920 F2d 1190 Becton v. Barnett
920 F.2d 1190
Larry Donnell BECTON, Petitioner-Appellant,
Talmadge BARNETT; Attorney General of North Carolina,
United States Court of Appeals,
Argued Oct. 4, 1990.
Decided Dec. 26, 1990.
Judith Thomas Naef, North Carolina Prisoner Legal Services, Inc., Raleigh, N.C., for petitioner-appellant.
Clarence J. DelForge, III, Asst. Atty. Gen., Raleigh, N.C. (Lacy H. Thornburg, Atty. Gen., Richard N. League, Sp. Deputy Atty. Gen., Raleigh, N.C., on brief), for respondents-appellees.
Before ERVIN, Chief Judge, BUTZNER, Senior Circuit Judge, and NICKERSON, United States District Judge for the District of Maryland, sitting by designation.
ERVIN, Chief Judge:
Petitioner Larry Becton filed a petition for habeas corpus which was denied without an evidentiary hearing by the district court. Finding that such a hearing was necessary in this case, we vacate and remand for further proceedings consistent with this opinion.
Becton has experienced psychological difficulties for many years, both before the crime in this case and after his incarceration for this crime. These difficulties will be best understood as set out in their chronological order.
In November 1981, Becton was sent by court order to Dorothea Dix Hospital to have his competency evaluated. He had been charged with assault with intent to commit rape and first degree burglary. Becton was found competent to stand trial. However, his diagnosis was a mixed personality disorder with some hysterical features and a history of substance abuse. His IQ was tested at a level of 60.
In July 1982, Becton was again sent to Dorothea Dix by court order. He had been charged with first degree rape and first degree burglary. At that time, he was again found competent to stand trial.
In December 1982, Becton was involuntarily committed to Cherry Hospital for being delusional and paranoid. He had been walking on the street wearing no shoes and walking around his house wearing no clothes. He was confused and often did not know where he was. He had auditory hallucinations and thought that he was an Army Captain. The diagnosis was schizophrenia, acute undifferentiated type. Ongoing psychiatric treatment was recommended.
In January 1983, Becton was voluntarily admitted to Cherry Hospital because he was hearing voices, with some of them threatening him. His diagnosis was schizophrenia, chronic differentiated with acute exacerbation.
Becton was charged with the crimes in this case in October 1983; he was tried and convicted in January 1984. After conviction and incarceration, Becton's psychological troubles continued.
In February 1984, Becton was admitted to the mental ward in the prison for exhibiting psychotic behaviors. The diagnosis was schizophrenia, chronic undifferentiated type, and he was placed on medication.
In March 1985, Becton was admitted to the mental ward for exhibiting strange behavior including walking like a chicken and barking like a dog.
In May 1985, Becton was again admitted to the mental ward for experiencing auditory hallucinations and suicidal thoughts. This time the diagnosis was paranoid schizophrenia, and he was placed on different medication.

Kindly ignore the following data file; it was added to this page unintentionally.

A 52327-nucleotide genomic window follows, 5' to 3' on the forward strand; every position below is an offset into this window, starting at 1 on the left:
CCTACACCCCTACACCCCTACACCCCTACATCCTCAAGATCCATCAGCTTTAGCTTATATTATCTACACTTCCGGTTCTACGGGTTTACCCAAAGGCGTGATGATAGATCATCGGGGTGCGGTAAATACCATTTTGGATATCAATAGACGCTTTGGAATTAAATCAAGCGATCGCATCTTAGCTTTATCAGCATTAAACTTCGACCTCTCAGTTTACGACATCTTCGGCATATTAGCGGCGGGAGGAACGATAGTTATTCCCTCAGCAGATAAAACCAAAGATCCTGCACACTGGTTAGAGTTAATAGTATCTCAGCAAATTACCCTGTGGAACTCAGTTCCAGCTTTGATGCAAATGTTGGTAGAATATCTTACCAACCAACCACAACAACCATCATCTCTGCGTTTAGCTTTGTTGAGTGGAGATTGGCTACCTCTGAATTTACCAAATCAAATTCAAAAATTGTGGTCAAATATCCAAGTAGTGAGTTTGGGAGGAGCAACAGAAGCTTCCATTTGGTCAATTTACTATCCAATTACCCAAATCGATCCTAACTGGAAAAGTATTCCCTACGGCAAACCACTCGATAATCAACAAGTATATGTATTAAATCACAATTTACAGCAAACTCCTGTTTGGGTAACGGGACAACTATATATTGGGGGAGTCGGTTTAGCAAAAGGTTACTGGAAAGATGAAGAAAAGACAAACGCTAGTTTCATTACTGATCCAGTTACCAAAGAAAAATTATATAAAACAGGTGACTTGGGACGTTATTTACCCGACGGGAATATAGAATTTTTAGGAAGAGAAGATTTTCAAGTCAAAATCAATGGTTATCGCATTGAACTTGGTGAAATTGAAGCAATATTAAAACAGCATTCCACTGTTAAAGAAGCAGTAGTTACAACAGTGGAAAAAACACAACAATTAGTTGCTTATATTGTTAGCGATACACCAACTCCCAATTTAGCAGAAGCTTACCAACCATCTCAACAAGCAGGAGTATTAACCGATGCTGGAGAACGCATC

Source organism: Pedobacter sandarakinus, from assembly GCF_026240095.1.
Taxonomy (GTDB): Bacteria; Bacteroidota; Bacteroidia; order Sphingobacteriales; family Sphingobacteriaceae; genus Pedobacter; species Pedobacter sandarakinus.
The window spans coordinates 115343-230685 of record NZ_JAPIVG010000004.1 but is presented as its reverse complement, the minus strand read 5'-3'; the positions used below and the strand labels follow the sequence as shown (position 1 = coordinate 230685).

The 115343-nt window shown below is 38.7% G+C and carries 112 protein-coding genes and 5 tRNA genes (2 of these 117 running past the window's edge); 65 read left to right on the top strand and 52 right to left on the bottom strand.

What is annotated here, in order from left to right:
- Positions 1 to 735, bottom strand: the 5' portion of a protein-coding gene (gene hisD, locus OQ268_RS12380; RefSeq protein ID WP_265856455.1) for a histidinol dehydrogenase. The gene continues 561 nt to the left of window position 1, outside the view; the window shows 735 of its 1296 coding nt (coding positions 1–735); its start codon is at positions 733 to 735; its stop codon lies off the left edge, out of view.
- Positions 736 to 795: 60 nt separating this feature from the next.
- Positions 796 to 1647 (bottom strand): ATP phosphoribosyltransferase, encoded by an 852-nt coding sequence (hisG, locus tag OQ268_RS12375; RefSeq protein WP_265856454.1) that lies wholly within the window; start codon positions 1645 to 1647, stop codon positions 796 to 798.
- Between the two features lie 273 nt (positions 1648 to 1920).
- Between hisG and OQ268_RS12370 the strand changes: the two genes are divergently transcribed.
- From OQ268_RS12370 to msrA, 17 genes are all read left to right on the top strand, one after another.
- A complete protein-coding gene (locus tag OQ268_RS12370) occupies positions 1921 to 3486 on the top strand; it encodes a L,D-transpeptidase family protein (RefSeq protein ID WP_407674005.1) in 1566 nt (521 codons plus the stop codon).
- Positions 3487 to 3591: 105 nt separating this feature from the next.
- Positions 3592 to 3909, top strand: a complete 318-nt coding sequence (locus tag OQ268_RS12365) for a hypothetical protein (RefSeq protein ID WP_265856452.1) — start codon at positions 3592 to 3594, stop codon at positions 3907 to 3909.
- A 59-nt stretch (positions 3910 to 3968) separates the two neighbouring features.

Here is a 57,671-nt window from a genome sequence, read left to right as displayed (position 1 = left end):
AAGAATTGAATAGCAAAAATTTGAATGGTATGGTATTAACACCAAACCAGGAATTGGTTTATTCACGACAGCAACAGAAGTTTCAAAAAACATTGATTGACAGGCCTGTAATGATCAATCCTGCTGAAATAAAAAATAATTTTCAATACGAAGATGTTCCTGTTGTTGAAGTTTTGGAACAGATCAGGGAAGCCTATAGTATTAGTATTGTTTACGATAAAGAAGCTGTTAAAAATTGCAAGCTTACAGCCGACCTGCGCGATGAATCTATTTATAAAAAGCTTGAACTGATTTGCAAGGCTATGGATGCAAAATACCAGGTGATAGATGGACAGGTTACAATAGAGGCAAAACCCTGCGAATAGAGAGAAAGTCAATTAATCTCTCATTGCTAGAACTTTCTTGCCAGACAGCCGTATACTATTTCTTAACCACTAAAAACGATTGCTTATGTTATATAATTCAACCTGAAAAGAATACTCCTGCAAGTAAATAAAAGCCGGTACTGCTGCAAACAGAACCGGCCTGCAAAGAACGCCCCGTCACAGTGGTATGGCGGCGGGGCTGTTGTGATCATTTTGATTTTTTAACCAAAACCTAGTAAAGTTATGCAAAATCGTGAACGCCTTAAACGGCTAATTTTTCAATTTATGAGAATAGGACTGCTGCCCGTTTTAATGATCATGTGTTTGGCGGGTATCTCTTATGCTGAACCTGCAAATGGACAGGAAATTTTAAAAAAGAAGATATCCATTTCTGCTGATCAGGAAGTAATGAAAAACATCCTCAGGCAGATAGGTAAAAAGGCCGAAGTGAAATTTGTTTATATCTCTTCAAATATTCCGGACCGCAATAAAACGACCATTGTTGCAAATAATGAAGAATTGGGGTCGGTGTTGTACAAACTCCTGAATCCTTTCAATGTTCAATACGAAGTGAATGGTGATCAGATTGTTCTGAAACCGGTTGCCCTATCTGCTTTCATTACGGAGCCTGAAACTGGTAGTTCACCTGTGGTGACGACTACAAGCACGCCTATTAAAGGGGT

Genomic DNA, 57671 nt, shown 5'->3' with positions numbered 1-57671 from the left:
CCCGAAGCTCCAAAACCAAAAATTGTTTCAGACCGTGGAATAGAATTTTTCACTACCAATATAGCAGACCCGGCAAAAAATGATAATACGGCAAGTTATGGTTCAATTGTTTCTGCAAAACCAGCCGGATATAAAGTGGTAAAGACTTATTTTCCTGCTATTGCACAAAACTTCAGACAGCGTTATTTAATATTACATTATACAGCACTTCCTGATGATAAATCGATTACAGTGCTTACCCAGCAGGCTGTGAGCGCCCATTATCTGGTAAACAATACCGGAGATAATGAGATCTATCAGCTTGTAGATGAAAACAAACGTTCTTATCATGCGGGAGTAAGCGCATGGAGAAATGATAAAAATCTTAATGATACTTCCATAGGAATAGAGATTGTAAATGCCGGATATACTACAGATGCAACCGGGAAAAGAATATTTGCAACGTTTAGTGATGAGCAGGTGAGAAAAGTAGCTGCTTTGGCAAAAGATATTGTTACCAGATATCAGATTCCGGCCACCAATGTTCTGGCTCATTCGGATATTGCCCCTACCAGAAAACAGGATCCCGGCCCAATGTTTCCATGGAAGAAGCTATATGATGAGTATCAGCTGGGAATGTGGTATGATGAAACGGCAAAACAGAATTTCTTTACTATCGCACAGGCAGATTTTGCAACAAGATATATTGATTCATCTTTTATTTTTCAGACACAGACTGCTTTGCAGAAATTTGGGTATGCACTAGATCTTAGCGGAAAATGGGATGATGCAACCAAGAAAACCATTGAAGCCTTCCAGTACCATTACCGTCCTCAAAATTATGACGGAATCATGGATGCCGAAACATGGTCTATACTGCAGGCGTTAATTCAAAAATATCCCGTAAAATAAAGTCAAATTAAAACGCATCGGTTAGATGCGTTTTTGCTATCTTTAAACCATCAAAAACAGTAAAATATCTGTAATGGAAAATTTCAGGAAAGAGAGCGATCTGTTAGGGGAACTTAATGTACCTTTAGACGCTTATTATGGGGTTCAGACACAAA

In June 1987, Becton showed signs of decompensation which included rambling speech. In August 1987, Becton remained delusional, claiming to work for the Army.
In April 1988, Becton was treated for being delusional. He spoke in a singsong manner and became withdrawn.
This summary of Becton's psychological problems shows that Becton has periods of extreme mental illness. He also has periods where he shows few signs of illness.
The proceedings in this case began when Becton was charged with first degree burglary, two counts of first degree rape, and armed robbery on October 10, 1983. At trial, Becton's counsel put on no evidence in his defense. Becton was convicted of second degree rape, felonious breaking and entering, and larceny from the person in January 1984. After sentencing, counsel informed the trial court that Becton did not desire to give notice of appeal. No notice of appeal was ever filed.
Becton filed three pro se motions in state court alleging ineffective assistance of counsel. The grounds for the ineffective assistance claim were that counsel failed to appeal Becton's conviction and failed to investigate his competency to stand trial. His motions were summarily denied. In this habeas petition, Becton raised the same two claims of ineffective assistance of counsel. The district court denied Becton's petition without an evidentiary hearing. Becton v. Barnett, CA-88-57-HC (E.D.N.C. Jan. 3, 1990). This appeal followed.
In this habeas petition, Becton alleged that he informed counsel before trial that he had been in and out of mental hospitals prior to his arrest. He further contended that he asked counsel to send him to be evaluated to determine if he was competent to stand trial. However, counsel made no attempt to have Becton evaluated, and the record is devoid of any evidence that counsel took any steps to ascertain the competency of Becton.
Although Becton did not give notice of appeal at the trial, he alleged in this petition that he contacted counsel three days after the trial to ask counsel to appeal. He alleged further that counsel assured him that there was still time to appeal as the ten day period for appeal had not yet run. However, no appeal was ever filed.